Celebrate Differences


“We make diversity about differences,” says Ayana Allen, PhD, assistant professor of urban education at Drexel University in Philadelphia. “We should normalize and celebrate differences. We should be focusing on our shared humanity.”

How and why should parents approach the concept of diversity with their children, whether the difference involves race and ethnicity, religion, socioeconomic status, gender or sexual orientation?

Benefits of diversity

The U.S. Census Bureau projects that by 2044 we will become a majority-minority nation, with 50.3 percent of all adults being minorities. We’re already close to majority-minority status among populations under age 18.

Cindy Dell Clark, PhD, associate professor of anthropology at Rutgers University in Camden, NJ, says, “The problems our children will face will be global challenges. It will be an asset in adulthood to grow up in a world whose assumptions may not be the same as yours.” If we want our children to succeed, she continues, they need to be adept at crossing cultural barriers.

“Diversity enriches our lives. It adds layers and nuances that are interesting and engaging,” adds Natasha Fletcher, PhD, acting director of the Center for Urban Research and Education at Rutgers University in Camden, NJ.

An understanding of people’s differences intertwines with empathy, notes Molly Blew, school psychologist at Alfred G. Waters Middle School in Middletown, DE. She says, “Empathy is very important in children’s development and their success in life, and it leads to important outcomes.”

So what can a parent do? Incorporating diversity into a child’s life, Dr. Allen says, has to start at home. “Parents have to live it, breathe it and want it.”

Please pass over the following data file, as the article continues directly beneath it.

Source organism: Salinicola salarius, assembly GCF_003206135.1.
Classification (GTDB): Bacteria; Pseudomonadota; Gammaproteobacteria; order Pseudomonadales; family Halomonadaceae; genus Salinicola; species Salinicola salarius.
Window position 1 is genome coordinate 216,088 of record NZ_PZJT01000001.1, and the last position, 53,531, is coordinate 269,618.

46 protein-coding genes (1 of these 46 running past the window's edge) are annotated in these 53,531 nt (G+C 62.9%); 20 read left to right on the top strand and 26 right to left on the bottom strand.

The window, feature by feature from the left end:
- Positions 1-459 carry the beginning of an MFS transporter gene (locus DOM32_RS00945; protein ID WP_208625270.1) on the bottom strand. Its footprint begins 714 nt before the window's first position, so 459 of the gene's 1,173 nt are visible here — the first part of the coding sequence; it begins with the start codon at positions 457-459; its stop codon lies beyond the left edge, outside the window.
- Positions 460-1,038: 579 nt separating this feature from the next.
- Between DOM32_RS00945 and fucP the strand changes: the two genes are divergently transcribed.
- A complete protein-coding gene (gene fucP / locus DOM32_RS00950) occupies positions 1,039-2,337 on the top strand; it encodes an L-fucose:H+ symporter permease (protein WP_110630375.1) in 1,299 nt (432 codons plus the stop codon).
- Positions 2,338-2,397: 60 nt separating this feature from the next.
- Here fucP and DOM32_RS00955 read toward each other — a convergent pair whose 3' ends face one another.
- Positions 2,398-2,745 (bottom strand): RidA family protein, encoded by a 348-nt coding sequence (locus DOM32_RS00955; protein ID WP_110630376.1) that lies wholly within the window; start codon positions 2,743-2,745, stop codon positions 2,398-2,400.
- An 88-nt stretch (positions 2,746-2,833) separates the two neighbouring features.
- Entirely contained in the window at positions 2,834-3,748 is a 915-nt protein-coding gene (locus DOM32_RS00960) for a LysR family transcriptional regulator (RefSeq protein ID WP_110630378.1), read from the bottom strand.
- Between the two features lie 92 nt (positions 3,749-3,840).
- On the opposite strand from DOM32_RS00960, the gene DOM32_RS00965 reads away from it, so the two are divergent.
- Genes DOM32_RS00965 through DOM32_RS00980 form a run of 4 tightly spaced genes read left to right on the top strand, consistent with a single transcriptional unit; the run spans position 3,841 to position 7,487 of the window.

What parents can do

Communicate and model acceptance. Parents should talk to their children about acceptance and diversity. “It’s important for parents to have a sophisticated conversation in ways that are respectful to other groups,” says Dr. Allen.

Parents can demonstrate acceptance in their everyday lives, Blew adds. “They can model care and kindness toward others. It may not seem like it, but kids want to be like their parents,” she says.

Build diverse communities. Parents should be intentional about building diverse communities for their children, says Dr. Allen, including having play dates or networks that befriend families of a different race, ethnicity, religion or background. Parents also should consider the diversity efforts and values of their child’s school.

Seek out diverse experiences. Parents can travel within other communities and enjoy cultural festivals or other social events with their children. As a parent, Dr. Fletcher travels with her two children to neighboring cities as well as events close to home. For example, she and her 16-year-old son attend the Camden Supper Club, a dining experience with people of different backgrounds who often eat together at local restaurants that serve authentic ethnic cuisines.

Explore diverse media. Literature, music and films all provide opportunities for children to learn about differences. Books, in particular, offer an amazing way to bring diversity into a child’s life, says Blew.


As for when a child’s diversity education should begin, Dr. Allen says, “No age is most critical for introducing diversity. Every grade level is critical. The earlier parents do this, the better.”

Dr. Fletcher says her children, who are approaching adulthood, are compassion- ate, kind and tolerant. She adds, “Diversity is a value that I’ve cultivated in my children. It debunks fear. It cultivates the heart.”

Nicole D. Crawford is a freelance writer. 


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